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Happiness, Loneliness & Friendship: Why Sartre Got It Wrong.

In the existential play No Exit, Jean-Paul Sartre famously remarked that, “Hell is other people.” There is more than a grain of truth to this; from telemarketers, to people who chew too loud, to the tall guy who always sits in front of you at the theater, there is little doubt that other people can be painfully annoying. But psychological studies done over the last few decades paint a different picture. Researchers now know that Sartre couldn’t have been more wrong; other people, it turns out, are actually a strong source of happiness.

As psychologist David Myers explains in his 2000 paper “The Fund, Friends, and Faith of Happy People,” “A mountain of data reveals that most people are happier when attached than when unattached.” In other words, those who have the strongest social, familial and romantic relationships tend to be happier than those who do not. Strong social relationships moreover make us healthier. Research shows that “compared with those having few social ties, people supported by close relationships with friends, family, or fellow members of church, or other support groups are less vulnerable to ill-health and premature death.”

These points are well established and should seem obvious; everyone probably knows through experience that it is more enjoyable and feels better to be around happy people than it is to be around unhappy people. An important study that speaks to this point comes from Roy F. Baumeister and Mark R. Leary. In their 1995 paper, Baumeister and Leary argue that contrary to the Freudian view, which places sexuality and aggression at the center of human motivation, and unlike behaviorism where babies are born as blank slates, human beings are “naturally driven toward establishing and sustaining belongingness.” This means that regardless of age, gender, income, nationality or culture, we are all intrinsically motivated to seek out and establish social ties. As David Brooks says in his latest book The Social Animal, “we emerge out of relationships and we are deeply interpenetrated, one with another.”

What’s less obvious is how health and happiness spread throughout social networks from person to person.

This is the subject of one chapter of Connected, a 2009 book by Nicholas Christakis and James H. Fowler. After an extensive analysis they found two major findings that answer this question. First, unhappy people cluster with unhappy people and happy people cluster with happy people and second, unhappy people are more peripheral. The graph below, in which yellow dots indicate the most happy people, purple dots represent the least happy people and green dots are intermediate, illustrates this well.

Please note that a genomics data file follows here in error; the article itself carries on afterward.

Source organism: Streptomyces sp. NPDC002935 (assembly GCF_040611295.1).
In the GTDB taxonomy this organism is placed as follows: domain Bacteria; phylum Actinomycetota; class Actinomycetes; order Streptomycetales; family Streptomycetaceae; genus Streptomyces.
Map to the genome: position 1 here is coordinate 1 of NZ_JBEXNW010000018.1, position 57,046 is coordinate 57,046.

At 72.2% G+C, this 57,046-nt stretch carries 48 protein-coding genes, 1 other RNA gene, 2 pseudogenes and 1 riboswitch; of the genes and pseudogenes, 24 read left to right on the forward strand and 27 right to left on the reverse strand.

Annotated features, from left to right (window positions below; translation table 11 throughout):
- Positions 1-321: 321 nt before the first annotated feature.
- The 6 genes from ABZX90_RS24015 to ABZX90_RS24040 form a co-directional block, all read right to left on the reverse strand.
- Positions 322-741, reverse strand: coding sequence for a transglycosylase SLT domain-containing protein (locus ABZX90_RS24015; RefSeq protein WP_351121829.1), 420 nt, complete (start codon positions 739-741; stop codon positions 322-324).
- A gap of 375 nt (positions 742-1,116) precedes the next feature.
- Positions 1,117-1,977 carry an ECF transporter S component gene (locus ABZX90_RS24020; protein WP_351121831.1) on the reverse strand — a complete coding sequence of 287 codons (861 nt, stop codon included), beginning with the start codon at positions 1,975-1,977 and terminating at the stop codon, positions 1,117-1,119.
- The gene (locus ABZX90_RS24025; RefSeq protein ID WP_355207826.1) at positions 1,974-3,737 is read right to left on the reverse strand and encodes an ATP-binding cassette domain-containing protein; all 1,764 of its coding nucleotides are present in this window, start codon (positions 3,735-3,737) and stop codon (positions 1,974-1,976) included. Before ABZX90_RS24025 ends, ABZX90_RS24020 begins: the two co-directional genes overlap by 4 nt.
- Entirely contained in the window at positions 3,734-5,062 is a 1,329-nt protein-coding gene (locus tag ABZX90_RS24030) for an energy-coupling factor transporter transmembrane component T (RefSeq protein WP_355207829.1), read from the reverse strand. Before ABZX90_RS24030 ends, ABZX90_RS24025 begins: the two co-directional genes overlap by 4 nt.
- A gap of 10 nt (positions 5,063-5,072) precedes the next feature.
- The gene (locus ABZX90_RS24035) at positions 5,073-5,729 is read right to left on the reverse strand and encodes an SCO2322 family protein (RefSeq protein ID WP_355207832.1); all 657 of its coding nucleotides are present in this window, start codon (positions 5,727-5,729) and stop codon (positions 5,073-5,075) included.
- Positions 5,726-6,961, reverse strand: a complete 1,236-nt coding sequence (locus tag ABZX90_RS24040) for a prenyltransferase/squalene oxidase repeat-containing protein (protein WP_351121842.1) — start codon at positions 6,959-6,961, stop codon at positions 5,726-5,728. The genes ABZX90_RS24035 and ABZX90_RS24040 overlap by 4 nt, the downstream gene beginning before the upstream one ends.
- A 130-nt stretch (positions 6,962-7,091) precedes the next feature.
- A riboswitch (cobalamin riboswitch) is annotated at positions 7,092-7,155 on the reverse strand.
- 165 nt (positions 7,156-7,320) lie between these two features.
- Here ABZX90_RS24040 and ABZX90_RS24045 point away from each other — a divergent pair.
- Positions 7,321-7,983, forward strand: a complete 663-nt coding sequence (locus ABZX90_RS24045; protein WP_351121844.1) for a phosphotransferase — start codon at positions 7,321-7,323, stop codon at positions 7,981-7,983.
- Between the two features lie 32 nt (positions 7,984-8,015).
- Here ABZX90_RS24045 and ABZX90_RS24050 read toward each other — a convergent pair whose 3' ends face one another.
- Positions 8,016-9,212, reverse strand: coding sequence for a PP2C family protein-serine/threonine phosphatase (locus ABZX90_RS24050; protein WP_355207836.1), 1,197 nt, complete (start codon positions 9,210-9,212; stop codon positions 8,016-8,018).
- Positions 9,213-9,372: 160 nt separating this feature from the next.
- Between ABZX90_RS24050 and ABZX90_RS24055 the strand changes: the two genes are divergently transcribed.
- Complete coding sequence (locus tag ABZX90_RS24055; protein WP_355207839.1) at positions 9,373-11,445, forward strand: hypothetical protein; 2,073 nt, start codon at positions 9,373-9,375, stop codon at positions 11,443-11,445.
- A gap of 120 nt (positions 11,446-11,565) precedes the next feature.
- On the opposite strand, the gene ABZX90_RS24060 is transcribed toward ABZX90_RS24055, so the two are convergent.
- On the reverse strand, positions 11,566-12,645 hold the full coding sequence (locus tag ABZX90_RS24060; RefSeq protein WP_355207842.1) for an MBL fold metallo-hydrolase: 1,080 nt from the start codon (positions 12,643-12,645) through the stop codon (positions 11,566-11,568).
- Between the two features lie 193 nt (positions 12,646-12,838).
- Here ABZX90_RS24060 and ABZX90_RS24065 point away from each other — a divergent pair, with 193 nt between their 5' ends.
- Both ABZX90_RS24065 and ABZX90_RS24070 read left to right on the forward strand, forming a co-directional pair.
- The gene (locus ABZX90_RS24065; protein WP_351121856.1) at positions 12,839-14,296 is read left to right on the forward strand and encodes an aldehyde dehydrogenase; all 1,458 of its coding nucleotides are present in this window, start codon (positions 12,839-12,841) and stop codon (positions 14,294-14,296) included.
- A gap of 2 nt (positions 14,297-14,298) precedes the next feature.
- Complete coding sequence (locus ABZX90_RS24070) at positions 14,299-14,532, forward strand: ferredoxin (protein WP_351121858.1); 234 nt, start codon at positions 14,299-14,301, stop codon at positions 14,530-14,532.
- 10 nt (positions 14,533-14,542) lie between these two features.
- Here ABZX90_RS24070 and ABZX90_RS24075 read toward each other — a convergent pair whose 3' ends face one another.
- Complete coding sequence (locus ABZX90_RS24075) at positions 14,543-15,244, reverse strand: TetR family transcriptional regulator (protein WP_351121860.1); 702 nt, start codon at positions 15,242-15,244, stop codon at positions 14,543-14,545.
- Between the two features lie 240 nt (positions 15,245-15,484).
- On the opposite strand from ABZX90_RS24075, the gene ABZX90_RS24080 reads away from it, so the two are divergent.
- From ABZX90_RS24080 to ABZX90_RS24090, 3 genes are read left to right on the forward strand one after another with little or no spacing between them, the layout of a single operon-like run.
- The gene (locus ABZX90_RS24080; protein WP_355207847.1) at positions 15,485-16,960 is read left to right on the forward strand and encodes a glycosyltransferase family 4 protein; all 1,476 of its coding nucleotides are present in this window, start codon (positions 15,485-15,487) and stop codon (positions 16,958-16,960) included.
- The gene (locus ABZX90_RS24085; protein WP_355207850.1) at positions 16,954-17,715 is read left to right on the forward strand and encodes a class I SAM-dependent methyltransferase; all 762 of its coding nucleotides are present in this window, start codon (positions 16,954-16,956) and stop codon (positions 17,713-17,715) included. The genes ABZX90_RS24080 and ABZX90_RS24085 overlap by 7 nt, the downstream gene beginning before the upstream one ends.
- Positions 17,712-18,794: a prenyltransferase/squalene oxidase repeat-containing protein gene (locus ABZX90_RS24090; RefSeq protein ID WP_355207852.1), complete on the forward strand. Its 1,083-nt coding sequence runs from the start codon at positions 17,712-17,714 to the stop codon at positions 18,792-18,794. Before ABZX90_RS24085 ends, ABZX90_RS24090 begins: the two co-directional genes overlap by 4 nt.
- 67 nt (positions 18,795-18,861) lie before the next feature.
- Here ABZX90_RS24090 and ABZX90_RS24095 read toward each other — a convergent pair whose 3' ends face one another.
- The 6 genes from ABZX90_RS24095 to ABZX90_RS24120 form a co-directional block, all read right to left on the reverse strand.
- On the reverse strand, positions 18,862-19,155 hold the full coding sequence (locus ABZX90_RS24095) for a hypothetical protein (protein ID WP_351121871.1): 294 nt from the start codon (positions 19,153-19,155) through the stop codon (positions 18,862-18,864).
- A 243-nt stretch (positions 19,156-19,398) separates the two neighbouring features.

Mathematically, Christakis and Fowler found that “each happy friend a person has increases that person’s probability of being happy by about 9 percent [and] each unhappy person decreases it by 7 percent…this helps explain why past researchers have found an association between happiness and the number of friends and family.” This doesn’t necessarily mean that you should play the odds and try to make friends with as many people as possible. Instead, what’s important is quality not quantity. As the authors conclude, “having more friends is not enough – having more happy friends is the key to our own emotional well-being.”

Another important finding is that proximity matters. In other studies Christakis and Fowler found the following: one of three people live within a mile of their closest friend; a friend who lives less than a mile away who becomes happy increases the probability that you will be happy by 25 percent; when a spouse you live with becomes happy the probability that you will become happy increases; when you live within a mile of a happy sibling your chances of being happy increase; and finally, happy next-door neighborhoods increase your chance of being happy.

The downside is that similar trends were found for loneliness. In their words, “if a nearby friend has ten extra lonely days a year, it will increase the number of lonely days you experience by about three. If this person is a close friend, then the effect is stronger, and you’ll experience four extra days of loneliness.” There is even one study which showed that when college freshmen dorm with depressed people, they become increasingly depressed over the course of a semester. In this regard, Sartre was dead-on.

Christakis and Fowler conclude that happiness, unhappiness, and loneliness ripple through social networks not unlike ripples in a pond. The important part of the metaphor is that waves are strongest closer to the epicenter. This means that emotions are contagious and proximity matters. But they caution that it is difficult to say, “what [exactly] causes happiness to spread.”

To be sure, psychologists now know from extensive research that happiness is about 50% genetic. So, while emotional contagion and proximity matter, the influence of other people (excluding parents of course) only goes so far; no matter what, we will almost always return to a default level of happiness.

In the mean time, however, don’t listen to Sartre because according to the data, it sounds like Heaven is other people.

11 Comments Post a comment
  1. Kuze #

    “In the mean time, however, don’t listen to Sartre because according to the data, it sounds like Heaven is other people.”

    http://bit.ly/pLhTUA

    September 13, 2011
    • sammcnerney #